CPU Specific Benchmarks

To put the A8-3800 to the test on the CPU performance side of things I ran it through our typical CPU tests and put it up against all three of the Sandy Bridge CPU’s we recently wrote about. Although the i5 and i7 cost considerably more in some cases, it’s still good to know how the A8-3800 compares.

Our AIDA64 benchmarks cover a lot of different performance aspects but if you look closely you can see that the performance was near the i3-2100 in most cases. There are a few things like CPU AES and CPU Zlib that show a noticeable boost over the i3. In this case the Zlib testing is just showing a boost in performance from having two more cores, but the AES performance shows good encryption performance.


Our Cinebench testing had to be trimmed down. You may notice the lack of OpenGL, our Sandy Bridge testing was done on an SLI GTX580 configuration but the Pure Platinum isn’t capable of SLI. Any numbers there would make no difference. Single core CPU and CPU tests are still there though. The Single core testing was brutally slow in comparison to the Sandy Bridge CPU’s but when running on all four cores the A8-3800 outperformed even the i5-2500 considerably.


Passmark CPU benchmarks had String Sorting, SSE, Compression, and Encryption performing similar to the I3-2100 once again. Surprisingly the A8-3800 excelled at finding prime numbers, floating point math, and integer math, in most cases out performing even the i7-2600 by a considerable amount.  When it was all averaged out the AMD A8-3800 came in just under the i5-2500, not bad considering the price.


Our Sandra benchmarks are limited to three classic CPU benchmarks, Whetstone, Dhrystone, and Aggregate Arithmetic. Each show the A8-3600 coming in just under the i3-2100.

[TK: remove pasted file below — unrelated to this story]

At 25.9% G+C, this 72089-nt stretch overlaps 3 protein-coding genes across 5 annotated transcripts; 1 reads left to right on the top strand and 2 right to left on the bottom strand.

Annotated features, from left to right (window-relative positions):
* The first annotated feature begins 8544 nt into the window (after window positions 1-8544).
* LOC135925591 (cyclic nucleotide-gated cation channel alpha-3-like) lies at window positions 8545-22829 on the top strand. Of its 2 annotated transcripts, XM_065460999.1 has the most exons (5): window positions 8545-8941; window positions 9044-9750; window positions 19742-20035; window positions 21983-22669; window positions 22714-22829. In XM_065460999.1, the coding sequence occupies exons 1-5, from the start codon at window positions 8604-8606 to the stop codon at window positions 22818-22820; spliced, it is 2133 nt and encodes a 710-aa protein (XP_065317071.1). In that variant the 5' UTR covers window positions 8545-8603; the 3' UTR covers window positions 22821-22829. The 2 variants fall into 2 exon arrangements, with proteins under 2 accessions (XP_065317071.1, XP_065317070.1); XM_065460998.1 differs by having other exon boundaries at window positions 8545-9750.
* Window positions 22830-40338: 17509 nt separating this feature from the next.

We use Worldbench for a more realistic benchmark without losing the predictability of a synthetic benchmark.  Using real applications you can get an idea of how a CPU is going to perform in programs you will ACUALLY use. Surprisingly the A8-3800 didn’t do as well as we expected. Autodesk 3D and office show similar performance to the i3-2100, but other benchmarks didn’t fare as well. VideoWave Movie Creator wouldn’t run without crashing no matter how many times we retested, because of that the results are not included.


After seeing the performance in Passmark I wasn’t surprised by the A8-3800’s performance in wPrime. 1024M performance was even better than the i5-2500. 32M had the i5 and A8 at almost a tie with the i5 winning out slightly.


You could easily substitute the A8-3800 for the i3-2100 in our X264 HD testing. They once again had very similar numbers. Even still the A8 did edge out a lead on the i3-2100 no matter how small. The i5 and i7 were worlds ahead still though.


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Wingless92's Avatar
Wingless92 replied the topic: #18831 25 Aug 2011 00:52
The board seems kind of low end, that's not a bad thing but your not going to build a monster rig with this thing.

Kinda sucks about no UEFI BIOS either

I am starting to come around more on Sapphire products though. They seem to right up there with other manufactures.

Still kinda sad that the new AMD still can't touch Intel though. I would like to see them neck and neck.

Great review though, you two always do a fantastic job with the write ups and the pictures.

Why would they only do 1 PCIE bus though?

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